Collaboration and Transparency

Companies should collaborate with other stakeholders, including civil society organisations, governments, and industry groups, to promote transparency and best practices in supply chain management. This includes sharing information on suppliers, best practices, and risks. Collaboration can help companies identify and address issues related to slave labour more effectively. As stated by former Secretary-General of the United Nations, Kofi Annan, “We may have different religions, different languages, different coloured skin, but we all belong to one human race”.

Conducting Audits

Companies should conduct audits of their suppliers to ensure they comply with ethical and legal standards. Audits should be performed regularly and should be independent and transparent. Companies should also require their suppliers to submit to third-party audits to ensure compliance with labour and human rights standards. As emphasised by the CEO of Walmart, Doug McMillon, “Transparency and collaboration are critical in driving positive change in our supply chains”.

Monitoring and Reporting

Companies should monitor their suppliers and supply chains for signs of slave labour. This includes monitoring working conditions, wages, and hours of work. Companies should also report on their efforts to prevent the use of slave labour in their operations and supply chains. This can promote transparency and accountability and help to build trust with stakeholders. As stated by Chairman of the Board of Directors at Accenture, David Rowland, “Accountability is the glue that ties commitment to results”.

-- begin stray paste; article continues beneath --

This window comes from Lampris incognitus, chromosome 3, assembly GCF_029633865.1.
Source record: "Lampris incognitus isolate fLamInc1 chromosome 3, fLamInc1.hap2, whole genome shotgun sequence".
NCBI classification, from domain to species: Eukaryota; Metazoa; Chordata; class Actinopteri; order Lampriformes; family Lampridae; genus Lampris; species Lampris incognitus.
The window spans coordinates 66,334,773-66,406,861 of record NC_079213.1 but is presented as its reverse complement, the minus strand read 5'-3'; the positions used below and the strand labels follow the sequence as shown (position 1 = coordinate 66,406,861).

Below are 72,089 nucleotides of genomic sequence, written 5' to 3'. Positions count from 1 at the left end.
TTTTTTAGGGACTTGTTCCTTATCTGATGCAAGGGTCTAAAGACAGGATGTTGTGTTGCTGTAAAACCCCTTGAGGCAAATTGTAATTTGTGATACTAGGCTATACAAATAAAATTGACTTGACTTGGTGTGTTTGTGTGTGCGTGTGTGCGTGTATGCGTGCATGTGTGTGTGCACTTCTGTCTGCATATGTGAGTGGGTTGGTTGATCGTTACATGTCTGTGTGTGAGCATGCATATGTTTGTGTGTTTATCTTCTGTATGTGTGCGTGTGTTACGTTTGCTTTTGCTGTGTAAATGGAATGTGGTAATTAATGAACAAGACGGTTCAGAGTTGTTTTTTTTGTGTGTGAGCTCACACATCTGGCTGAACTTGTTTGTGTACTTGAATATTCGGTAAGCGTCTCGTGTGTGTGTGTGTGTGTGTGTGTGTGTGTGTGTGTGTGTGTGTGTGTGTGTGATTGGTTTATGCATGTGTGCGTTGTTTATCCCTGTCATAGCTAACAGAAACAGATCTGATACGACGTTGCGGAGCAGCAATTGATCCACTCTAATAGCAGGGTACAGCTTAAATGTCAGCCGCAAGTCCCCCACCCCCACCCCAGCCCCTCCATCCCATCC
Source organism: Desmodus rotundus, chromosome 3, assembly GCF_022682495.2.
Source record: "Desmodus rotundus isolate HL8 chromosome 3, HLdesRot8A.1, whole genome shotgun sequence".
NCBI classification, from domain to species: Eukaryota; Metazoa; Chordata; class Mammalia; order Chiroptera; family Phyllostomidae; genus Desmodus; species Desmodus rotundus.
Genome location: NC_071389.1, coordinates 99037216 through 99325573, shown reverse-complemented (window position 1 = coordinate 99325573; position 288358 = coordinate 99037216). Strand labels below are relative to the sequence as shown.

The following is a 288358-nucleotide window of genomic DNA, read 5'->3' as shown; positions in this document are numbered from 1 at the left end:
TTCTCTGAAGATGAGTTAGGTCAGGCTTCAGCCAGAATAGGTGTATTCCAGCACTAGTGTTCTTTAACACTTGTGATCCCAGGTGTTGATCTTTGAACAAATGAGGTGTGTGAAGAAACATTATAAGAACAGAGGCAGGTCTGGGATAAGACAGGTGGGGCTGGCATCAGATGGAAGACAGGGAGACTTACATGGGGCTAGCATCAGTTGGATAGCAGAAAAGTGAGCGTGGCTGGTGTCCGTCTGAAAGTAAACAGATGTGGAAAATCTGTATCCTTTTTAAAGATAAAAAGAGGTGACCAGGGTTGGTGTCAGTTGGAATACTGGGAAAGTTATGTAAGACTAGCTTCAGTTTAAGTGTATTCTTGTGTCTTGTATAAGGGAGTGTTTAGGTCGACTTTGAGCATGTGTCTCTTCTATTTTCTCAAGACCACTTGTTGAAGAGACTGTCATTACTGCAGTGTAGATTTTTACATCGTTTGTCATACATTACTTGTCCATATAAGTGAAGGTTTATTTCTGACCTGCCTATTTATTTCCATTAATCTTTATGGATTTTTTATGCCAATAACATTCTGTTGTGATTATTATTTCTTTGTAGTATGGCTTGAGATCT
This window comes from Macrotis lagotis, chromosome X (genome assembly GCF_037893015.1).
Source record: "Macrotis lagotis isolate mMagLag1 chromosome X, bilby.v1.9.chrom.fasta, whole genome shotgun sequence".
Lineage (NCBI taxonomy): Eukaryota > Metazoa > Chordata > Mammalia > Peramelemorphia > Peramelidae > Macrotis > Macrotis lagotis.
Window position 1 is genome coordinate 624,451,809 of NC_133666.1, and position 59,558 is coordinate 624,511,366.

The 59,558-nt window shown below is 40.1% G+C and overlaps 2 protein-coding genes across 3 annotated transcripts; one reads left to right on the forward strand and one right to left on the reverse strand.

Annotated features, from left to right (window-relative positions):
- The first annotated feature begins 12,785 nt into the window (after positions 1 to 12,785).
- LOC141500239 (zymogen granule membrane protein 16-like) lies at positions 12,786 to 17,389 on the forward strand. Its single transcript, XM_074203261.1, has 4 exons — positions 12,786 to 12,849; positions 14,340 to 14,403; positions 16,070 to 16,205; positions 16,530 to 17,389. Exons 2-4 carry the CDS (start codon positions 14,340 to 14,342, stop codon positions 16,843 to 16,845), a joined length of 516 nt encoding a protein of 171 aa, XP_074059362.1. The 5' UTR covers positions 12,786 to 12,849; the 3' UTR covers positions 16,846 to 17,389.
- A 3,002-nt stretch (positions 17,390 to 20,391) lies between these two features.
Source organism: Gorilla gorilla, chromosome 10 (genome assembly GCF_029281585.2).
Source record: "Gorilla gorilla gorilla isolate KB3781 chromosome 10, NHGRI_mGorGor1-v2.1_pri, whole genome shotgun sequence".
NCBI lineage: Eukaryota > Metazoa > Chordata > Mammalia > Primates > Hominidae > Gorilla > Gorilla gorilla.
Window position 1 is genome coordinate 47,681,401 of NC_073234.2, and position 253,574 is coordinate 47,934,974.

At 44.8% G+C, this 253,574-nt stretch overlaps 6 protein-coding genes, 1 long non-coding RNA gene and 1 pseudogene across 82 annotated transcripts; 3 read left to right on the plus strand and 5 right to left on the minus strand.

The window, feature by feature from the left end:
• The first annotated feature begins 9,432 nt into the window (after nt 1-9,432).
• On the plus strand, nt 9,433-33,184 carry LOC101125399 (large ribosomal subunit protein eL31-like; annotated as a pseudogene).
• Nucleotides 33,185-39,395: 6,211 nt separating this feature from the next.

The use of slave labour in supply chains is a serious issue that companies cannot ignore. Companies that use suppliers that engage in slave labour risk damaging their reputation, facing legal liabilities, and incurring financial costs. Preventing the use of slave labour in supply chains requires a concerted effort by companies, governments, and civil society organisations. Companies have a crucial role to play in this effort. By conducting due diligence, implementing codes of conduct, engaging with suppliers, collaborating with other stakeholders, conducting audits, and monitoring and reporting, companies can prevent the use of slave labour in their operations and supply chains.

Companies that take these steps demonstrate their commitment to ethical and sustainable business practices and contribute to a better world. British entrepreneur and philanthropist Richard Branson stated, “Business has a responsibility beyond its basic responsibility to shareholders. It has a responsibility to society”.

Here are some valuable websites that can provide additional information and resources on the topic of preventing the use of slave labour in supply chains:

  • The Responsible Sourcing Network: This organisation provides resources and guidance for companies addressing human rights risks in their supply chains. 
  • KnowTheChain: This initiative benchmarks companies’ efforts to address forced labour in their supply chains and provides resources for companies seeking to improve their practices. 
  • The Ethical Trading Initiative: This organisation works with companies, trade unions, and NGOs to promote ethical trade practices and prevent labour abuses in supply chains. 
  • The International Labour Organisation: This UN agency sets labour standards and provides guidance and resources for companies seeking to ensure their operations and supply chains are free from forced labour. 
  • The United Nations Global Compact: This initiative provides guidance and resources for companies seeking to integrate human rights, labour rights, and environmental sustainability into their operations and supply chains. 
  • The Modern Slavery Helpline: This UK-based helpline provides advice and support for individuals who may be victims of modern slavery, as well as resources and guidance for businesses seeking to prevent modern slavery in their supply chains.
  • The Business & Human Rights Resource Centre: This organisation tracks companies’ human rights performance worldwide and provides resources and guidance for companies seeking to address human rights risks in their supply chains. 

Main image: Uncanny Valley, Adobe Stock